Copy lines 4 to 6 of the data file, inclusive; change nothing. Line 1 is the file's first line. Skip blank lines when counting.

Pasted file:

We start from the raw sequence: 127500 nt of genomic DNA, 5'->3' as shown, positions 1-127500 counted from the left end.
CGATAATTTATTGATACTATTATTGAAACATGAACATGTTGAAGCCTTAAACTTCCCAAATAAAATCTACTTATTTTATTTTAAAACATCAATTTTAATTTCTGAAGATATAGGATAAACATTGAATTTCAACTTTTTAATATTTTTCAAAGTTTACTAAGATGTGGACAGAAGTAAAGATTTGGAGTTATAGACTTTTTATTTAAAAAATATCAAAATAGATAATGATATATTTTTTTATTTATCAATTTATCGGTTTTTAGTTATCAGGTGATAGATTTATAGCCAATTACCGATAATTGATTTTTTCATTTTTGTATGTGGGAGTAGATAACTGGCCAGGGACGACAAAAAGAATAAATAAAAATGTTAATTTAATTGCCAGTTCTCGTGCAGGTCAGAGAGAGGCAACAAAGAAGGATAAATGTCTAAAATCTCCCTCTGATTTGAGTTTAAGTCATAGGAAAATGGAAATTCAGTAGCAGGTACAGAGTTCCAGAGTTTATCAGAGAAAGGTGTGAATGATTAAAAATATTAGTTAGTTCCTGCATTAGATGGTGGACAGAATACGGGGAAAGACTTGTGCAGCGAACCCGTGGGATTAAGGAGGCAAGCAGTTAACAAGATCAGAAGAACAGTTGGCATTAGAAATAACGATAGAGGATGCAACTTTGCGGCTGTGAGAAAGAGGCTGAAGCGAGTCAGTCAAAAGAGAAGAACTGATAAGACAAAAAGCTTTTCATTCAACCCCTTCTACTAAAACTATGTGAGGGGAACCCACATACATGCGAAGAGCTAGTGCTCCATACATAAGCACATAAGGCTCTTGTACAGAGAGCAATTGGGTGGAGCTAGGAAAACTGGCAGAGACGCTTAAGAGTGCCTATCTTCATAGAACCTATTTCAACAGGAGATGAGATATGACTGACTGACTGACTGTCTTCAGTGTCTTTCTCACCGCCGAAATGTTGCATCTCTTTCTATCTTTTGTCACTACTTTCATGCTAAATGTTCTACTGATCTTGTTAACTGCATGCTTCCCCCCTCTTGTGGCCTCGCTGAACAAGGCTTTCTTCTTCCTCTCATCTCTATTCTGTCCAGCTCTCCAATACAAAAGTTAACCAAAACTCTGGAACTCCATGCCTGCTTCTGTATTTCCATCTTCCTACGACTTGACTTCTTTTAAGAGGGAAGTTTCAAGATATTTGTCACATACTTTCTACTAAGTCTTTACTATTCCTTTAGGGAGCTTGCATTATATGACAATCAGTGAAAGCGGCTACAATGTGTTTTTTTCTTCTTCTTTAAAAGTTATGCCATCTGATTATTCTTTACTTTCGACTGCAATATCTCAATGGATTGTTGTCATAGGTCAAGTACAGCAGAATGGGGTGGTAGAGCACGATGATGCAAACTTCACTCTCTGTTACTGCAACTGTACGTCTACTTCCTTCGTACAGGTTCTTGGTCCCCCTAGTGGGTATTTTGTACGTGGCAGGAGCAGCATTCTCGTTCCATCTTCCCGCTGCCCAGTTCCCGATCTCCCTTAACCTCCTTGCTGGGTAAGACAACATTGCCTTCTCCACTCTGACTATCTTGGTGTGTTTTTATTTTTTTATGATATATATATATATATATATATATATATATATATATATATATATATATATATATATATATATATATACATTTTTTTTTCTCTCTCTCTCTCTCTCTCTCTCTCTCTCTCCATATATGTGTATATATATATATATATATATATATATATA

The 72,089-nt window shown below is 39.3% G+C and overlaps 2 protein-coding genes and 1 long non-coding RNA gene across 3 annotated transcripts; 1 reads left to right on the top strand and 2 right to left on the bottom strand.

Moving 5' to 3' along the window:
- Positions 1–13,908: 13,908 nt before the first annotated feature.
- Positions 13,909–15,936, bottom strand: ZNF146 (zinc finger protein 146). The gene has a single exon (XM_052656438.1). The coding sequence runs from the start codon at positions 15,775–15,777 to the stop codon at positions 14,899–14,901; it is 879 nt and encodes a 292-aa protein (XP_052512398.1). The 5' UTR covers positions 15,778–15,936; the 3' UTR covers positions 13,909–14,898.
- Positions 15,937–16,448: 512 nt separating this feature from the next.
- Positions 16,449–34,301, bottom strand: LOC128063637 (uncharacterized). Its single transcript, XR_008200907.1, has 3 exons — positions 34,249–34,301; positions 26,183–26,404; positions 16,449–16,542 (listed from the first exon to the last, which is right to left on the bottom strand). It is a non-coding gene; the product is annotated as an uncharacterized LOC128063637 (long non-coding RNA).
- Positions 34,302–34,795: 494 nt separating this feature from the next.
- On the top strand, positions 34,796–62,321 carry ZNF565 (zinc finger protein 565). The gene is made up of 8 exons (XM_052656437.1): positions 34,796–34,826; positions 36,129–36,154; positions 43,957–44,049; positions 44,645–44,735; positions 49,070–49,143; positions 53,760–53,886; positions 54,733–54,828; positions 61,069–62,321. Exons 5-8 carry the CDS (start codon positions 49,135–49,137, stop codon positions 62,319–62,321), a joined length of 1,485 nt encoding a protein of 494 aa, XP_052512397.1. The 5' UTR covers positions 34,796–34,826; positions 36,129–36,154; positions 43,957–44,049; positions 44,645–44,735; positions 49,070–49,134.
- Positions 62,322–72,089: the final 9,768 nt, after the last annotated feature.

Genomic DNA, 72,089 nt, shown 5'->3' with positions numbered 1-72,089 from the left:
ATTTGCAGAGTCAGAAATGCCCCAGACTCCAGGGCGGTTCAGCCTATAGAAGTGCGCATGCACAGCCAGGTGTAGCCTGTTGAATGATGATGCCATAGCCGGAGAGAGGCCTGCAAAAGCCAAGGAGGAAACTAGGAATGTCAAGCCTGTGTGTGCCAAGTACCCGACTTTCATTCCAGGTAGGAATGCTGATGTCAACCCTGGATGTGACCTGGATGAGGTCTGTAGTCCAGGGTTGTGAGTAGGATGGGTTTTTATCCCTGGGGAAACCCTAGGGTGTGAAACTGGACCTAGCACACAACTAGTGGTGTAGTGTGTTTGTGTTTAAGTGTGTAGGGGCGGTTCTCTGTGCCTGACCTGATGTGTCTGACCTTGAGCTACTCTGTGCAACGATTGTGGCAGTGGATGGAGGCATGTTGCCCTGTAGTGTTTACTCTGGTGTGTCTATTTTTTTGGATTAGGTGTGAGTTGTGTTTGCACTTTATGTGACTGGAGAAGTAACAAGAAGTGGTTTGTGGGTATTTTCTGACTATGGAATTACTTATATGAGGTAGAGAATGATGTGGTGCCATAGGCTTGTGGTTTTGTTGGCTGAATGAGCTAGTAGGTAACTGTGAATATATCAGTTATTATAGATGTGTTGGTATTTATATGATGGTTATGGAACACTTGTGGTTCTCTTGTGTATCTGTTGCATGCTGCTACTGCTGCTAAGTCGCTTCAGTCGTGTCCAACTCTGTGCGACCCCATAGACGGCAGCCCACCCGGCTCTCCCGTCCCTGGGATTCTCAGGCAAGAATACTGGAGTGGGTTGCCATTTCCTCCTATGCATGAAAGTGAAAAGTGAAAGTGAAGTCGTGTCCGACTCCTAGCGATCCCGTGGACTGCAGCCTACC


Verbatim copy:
Moving 5' to 3' along the window:
- Positions 1–13,908: 13,908 nt before the first annotated feature.
- Positions 13,909–15,936, bottom strand: ZNF146 (zinc finger protein 146). The gene has a single exon (XM_052656438.1). The coding sequence runs from the start codon at positions 15,775–15,777 to the stop codon at positions 14,899–14,901; it is 879 nt and encodes a 292-aa protein (XP_052512398.1). The 5' UTR covers positions 15,778–15,936; the 3' UTR covers positions 13,909–14,898.